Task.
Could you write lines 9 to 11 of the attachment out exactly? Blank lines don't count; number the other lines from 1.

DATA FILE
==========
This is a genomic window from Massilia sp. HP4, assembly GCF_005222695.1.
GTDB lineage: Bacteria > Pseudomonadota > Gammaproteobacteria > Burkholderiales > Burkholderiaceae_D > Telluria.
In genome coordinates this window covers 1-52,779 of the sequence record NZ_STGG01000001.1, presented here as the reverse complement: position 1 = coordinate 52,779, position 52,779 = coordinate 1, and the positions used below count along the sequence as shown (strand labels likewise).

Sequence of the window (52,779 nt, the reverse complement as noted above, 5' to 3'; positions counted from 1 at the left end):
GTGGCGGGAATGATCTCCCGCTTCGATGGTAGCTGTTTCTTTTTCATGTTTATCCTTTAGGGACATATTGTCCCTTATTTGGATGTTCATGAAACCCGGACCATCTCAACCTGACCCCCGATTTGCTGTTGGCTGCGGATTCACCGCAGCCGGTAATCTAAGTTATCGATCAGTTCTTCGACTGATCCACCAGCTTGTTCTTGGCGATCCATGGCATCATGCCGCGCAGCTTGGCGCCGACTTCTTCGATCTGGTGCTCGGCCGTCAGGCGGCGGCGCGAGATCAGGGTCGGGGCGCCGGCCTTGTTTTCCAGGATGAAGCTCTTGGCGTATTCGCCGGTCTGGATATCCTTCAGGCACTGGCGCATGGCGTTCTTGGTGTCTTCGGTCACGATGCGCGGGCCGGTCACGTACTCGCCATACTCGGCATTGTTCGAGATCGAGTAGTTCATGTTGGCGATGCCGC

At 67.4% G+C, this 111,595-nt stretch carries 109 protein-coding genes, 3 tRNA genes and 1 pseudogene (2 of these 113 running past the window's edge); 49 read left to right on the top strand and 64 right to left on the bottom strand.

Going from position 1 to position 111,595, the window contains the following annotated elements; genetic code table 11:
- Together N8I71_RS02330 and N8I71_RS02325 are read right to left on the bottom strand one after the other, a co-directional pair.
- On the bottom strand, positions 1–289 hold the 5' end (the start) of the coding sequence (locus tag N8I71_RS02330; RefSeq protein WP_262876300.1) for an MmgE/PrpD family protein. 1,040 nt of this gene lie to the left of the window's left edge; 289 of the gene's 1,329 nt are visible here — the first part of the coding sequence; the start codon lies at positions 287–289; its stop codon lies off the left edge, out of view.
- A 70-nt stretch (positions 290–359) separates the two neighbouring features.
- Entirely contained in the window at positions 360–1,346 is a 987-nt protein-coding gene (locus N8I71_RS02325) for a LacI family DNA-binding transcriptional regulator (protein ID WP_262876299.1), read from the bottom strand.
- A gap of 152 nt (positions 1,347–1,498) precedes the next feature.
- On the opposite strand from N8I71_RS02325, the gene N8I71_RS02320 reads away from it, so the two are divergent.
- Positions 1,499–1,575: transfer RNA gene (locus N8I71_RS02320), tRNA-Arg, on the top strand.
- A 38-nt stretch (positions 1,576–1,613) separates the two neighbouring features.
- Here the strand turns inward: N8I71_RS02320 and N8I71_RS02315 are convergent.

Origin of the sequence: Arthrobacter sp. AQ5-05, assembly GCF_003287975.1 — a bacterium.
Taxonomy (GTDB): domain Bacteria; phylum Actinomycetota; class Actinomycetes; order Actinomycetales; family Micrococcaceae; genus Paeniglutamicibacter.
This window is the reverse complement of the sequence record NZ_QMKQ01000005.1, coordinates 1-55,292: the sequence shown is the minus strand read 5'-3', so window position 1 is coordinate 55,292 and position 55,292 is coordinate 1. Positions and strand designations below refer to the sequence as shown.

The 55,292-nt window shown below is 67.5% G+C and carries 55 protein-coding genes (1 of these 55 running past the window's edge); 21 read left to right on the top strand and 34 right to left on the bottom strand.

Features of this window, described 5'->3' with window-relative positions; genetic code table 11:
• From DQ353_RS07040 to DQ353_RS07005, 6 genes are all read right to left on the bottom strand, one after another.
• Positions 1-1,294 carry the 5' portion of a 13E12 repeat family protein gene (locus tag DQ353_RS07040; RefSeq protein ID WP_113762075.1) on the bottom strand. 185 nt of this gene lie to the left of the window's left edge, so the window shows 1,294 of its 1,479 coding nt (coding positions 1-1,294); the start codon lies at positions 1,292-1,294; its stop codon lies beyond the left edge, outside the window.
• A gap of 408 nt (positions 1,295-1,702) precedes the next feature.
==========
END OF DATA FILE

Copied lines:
- On the bottom strand, positions 1–289 hold the 5' end (the start) of the coding sequence (locus tag N8I71_RS02330; RefSeq protein WP_262876300.1) for an MmgE/PrpD family protein. 1,040 nt of this gene lie to the left of the window's left edge; 289 of the gene's 1,329 nt are visible here — the first part of the coding sequence; the start codon lies at positions 287–289; its stop codon lies off the left edge, out of view.
- A 70-nt stretch (positions 290–359) separates the two neighbouring features.
- Entirely contained in the window at positions 360–1,346 is a 987-nt protein-coding gene (locus N8I71_RS02325) for a LacI family DNA-binding transcriptional regulator (protein ID WP_262876299.1), read from the bottom strand.